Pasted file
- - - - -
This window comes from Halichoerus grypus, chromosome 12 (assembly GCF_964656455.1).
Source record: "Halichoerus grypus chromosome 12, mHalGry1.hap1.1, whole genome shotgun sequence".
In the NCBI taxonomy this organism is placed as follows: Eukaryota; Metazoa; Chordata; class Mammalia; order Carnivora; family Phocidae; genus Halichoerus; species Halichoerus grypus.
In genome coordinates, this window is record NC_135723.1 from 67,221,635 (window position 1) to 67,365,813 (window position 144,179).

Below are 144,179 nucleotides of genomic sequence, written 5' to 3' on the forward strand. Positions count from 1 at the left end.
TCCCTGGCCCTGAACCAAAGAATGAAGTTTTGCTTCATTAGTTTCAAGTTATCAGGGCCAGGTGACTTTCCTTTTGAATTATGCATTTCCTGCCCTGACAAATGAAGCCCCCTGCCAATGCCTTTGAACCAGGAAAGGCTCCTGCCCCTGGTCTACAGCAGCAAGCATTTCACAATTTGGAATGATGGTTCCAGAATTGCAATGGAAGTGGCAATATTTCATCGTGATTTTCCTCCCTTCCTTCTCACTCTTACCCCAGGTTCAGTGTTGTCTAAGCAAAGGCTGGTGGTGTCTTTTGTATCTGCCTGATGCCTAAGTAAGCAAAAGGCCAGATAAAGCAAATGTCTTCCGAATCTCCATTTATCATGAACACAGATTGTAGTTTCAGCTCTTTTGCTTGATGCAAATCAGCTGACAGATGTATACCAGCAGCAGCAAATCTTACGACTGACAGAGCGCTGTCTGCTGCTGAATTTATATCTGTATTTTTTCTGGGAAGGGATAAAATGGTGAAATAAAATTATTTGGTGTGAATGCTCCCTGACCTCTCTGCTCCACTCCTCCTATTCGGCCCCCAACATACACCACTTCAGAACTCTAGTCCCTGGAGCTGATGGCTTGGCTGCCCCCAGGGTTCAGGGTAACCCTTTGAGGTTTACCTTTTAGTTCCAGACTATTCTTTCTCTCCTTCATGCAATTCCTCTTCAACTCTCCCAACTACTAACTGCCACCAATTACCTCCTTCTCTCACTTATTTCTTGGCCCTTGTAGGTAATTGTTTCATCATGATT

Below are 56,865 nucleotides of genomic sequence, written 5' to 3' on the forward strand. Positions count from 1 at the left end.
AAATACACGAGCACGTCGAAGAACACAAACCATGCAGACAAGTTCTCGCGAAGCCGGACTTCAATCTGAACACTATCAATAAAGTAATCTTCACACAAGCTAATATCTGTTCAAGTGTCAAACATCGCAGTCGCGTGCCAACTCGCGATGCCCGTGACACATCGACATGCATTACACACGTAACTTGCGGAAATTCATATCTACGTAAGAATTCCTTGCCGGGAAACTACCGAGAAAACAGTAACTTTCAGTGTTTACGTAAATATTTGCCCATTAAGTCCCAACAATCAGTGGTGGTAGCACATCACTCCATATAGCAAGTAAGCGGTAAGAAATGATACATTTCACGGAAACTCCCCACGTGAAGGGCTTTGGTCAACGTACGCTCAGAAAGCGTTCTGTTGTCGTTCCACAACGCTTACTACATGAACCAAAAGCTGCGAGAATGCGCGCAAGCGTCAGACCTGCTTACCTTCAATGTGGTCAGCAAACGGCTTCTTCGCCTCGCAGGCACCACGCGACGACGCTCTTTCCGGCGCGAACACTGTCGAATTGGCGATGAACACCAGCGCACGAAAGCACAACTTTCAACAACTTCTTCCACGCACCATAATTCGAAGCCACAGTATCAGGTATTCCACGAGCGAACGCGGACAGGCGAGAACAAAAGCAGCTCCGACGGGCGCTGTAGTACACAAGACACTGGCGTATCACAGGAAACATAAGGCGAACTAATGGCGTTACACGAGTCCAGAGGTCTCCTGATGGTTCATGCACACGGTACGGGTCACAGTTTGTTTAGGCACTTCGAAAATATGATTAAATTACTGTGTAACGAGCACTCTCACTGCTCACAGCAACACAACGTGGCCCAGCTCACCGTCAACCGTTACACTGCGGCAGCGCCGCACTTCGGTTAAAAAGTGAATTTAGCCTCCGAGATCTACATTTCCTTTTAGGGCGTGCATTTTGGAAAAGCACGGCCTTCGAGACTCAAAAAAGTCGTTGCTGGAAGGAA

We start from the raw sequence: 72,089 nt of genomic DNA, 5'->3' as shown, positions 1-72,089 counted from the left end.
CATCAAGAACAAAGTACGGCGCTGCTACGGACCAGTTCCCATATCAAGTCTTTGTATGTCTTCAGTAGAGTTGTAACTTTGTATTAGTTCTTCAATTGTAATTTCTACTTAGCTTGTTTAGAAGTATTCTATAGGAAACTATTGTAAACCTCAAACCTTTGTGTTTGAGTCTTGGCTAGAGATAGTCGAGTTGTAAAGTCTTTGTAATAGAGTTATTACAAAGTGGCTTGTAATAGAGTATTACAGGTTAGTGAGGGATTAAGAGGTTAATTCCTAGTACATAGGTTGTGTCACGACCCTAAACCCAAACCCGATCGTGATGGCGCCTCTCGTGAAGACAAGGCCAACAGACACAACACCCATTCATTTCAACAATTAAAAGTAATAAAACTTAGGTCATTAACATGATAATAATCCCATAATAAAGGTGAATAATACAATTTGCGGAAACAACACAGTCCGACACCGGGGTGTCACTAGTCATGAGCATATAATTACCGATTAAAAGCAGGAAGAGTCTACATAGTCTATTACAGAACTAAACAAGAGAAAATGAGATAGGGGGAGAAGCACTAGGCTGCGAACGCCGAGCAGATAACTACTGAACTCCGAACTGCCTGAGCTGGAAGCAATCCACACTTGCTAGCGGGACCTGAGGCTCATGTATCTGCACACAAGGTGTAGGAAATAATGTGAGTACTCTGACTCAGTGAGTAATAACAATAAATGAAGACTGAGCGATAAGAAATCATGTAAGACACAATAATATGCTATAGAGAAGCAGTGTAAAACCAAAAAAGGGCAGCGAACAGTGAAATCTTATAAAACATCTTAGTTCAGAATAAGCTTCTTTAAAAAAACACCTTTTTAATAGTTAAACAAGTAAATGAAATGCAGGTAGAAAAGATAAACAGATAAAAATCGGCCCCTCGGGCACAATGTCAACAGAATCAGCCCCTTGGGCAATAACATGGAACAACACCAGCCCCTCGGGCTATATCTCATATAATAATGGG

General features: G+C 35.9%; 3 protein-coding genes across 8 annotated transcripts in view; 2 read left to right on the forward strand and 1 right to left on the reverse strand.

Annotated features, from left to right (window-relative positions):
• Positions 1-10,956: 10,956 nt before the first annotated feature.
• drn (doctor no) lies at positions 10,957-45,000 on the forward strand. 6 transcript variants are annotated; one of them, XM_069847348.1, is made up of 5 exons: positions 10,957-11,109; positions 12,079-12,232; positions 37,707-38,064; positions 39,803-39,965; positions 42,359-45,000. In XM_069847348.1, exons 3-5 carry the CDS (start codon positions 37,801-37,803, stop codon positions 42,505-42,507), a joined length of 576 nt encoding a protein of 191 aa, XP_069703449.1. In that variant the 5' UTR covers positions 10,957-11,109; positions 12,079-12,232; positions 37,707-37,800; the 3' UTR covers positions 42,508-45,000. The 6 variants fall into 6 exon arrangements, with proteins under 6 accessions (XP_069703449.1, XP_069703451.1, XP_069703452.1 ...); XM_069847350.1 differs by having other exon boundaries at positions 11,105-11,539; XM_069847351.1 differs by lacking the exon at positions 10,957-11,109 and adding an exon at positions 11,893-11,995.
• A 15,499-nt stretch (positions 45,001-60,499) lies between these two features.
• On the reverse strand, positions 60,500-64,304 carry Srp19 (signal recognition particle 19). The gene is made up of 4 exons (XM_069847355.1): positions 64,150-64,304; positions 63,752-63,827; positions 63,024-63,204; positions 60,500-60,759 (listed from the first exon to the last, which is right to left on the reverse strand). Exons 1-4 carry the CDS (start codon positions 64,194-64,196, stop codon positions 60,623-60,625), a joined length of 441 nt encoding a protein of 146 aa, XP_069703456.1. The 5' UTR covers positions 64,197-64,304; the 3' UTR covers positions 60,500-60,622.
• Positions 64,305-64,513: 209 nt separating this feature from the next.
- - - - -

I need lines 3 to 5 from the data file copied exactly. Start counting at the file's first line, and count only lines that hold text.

In the NCBI taxonomy this organism is placed as follows: Eukaryota; Metazoa; Chordata; class Mammalia; order Carnivora; family Phocidae; genus Halichoerus; species Halichoerus grypus.
In genome coordinates, this window is record NC_135723.1 from 67,221,635 (window position 1) to 67,365,813 (window position 144,179).

Below are 144,179 nucleotides of genomic sequence, written 5' to 3' on the forward strand. Positions count from 1 at the left end.